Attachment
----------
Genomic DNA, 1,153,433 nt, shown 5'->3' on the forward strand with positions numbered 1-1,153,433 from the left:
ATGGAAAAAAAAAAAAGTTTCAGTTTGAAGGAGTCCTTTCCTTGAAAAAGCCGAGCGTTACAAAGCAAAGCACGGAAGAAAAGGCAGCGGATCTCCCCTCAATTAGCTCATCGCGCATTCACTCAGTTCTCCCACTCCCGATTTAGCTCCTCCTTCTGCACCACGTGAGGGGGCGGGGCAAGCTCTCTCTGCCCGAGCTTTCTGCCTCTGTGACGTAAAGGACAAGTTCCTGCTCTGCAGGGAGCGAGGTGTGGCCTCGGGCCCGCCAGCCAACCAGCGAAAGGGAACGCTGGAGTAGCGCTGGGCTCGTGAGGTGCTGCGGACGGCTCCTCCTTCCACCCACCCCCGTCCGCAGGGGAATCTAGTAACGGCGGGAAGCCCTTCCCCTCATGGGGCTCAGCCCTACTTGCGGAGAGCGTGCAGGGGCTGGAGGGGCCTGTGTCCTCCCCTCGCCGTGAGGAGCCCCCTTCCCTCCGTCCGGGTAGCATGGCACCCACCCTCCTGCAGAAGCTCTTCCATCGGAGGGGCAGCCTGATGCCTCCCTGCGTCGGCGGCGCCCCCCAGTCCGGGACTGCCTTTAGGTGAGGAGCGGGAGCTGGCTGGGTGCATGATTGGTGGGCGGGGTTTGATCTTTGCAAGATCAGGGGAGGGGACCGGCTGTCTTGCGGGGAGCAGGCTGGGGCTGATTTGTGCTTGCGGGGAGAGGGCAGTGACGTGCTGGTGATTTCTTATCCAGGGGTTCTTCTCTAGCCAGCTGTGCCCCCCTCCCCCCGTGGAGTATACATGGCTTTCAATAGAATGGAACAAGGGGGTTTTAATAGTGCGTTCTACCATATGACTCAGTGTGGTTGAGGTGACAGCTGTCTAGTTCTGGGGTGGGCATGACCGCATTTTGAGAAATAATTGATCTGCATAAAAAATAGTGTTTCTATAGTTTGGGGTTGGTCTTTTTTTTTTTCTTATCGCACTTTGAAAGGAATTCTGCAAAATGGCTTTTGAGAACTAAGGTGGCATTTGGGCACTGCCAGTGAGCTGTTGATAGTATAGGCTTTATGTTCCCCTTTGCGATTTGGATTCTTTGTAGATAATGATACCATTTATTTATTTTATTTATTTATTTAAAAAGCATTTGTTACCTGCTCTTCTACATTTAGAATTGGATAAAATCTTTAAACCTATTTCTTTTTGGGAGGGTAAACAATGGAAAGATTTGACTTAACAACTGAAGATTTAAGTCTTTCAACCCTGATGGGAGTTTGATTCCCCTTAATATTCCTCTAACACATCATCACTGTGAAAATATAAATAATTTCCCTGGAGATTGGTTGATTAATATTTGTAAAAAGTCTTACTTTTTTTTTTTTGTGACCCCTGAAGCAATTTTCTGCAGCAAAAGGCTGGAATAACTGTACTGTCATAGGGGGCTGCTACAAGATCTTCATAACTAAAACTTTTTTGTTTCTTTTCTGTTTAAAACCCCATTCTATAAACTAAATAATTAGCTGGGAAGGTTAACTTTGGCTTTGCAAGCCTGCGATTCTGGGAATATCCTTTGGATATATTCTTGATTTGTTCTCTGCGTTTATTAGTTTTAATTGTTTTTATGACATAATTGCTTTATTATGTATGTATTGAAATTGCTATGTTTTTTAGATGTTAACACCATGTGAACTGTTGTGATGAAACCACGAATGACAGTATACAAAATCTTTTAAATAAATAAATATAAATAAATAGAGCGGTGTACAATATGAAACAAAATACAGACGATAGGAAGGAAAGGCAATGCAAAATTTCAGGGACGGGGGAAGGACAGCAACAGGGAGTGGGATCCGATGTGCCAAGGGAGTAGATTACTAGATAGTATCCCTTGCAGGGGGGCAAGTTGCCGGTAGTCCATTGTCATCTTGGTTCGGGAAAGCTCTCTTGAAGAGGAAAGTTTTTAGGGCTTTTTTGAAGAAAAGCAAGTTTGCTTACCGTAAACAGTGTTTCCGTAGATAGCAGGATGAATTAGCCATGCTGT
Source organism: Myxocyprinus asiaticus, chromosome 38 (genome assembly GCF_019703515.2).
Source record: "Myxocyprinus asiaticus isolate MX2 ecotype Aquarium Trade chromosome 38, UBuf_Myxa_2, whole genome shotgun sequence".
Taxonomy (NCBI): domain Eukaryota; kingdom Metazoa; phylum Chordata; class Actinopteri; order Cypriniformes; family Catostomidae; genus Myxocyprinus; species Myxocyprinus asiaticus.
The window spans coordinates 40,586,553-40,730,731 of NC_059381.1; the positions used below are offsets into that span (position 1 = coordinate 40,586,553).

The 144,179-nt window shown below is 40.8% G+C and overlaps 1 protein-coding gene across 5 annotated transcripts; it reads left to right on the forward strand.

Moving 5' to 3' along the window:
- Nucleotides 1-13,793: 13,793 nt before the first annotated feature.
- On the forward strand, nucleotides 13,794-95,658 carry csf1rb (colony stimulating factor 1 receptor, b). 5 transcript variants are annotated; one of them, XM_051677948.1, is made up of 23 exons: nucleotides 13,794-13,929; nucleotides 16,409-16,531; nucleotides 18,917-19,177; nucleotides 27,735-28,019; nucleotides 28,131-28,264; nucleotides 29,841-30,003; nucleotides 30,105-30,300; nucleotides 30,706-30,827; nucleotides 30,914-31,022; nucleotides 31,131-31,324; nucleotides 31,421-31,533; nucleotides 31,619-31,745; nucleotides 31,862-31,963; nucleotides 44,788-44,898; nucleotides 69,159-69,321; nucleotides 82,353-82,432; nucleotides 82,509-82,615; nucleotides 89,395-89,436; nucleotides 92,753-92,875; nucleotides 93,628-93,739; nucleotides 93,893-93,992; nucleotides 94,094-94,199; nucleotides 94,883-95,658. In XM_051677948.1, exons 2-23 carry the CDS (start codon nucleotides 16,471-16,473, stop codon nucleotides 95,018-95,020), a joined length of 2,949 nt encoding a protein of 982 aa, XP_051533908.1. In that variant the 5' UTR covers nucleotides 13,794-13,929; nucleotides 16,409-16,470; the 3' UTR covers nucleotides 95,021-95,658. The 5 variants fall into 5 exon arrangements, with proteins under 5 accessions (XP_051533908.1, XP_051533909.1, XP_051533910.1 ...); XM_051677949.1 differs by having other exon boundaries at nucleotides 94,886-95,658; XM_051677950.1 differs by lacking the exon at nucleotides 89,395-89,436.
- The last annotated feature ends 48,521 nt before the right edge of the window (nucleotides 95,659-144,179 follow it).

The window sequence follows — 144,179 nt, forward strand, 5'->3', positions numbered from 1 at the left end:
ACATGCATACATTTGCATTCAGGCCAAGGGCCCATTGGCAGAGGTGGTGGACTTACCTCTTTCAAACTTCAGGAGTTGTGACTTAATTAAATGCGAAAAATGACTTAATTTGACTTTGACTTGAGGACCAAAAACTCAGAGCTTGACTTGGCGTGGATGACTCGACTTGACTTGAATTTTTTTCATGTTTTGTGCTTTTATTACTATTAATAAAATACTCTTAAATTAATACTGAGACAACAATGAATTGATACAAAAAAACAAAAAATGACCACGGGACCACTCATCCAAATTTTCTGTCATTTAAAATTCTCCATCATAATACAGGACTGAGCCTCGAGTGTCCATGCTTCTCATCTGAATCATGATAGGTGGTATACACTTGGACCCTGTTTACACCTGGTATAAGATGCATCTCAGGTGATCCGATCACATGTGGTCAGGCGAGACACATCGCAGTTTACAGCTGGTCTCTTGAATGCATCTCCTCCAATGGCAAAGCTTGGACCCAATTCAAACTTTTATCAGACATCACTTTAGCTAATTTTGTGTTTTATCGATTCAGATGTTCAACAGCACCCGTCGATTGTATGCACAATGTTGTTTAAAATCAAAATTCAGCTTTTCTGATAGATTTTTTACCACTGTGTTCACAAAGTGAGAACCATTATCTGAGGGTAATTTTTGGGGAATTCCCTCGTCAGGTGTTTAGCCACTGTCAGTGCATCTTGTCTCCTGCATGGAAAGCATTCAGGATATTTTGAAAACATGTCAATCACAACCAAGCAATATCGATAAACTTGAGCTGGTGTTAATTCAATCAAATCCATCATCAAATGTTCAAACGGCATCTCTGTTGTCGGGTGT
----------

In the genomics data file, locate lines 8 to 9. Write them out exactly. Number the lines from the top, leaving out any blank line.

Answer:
Moving 5' to 3' along the window:
- Nucleotides 1-13,793: 13,793 nt before the first annotated feature.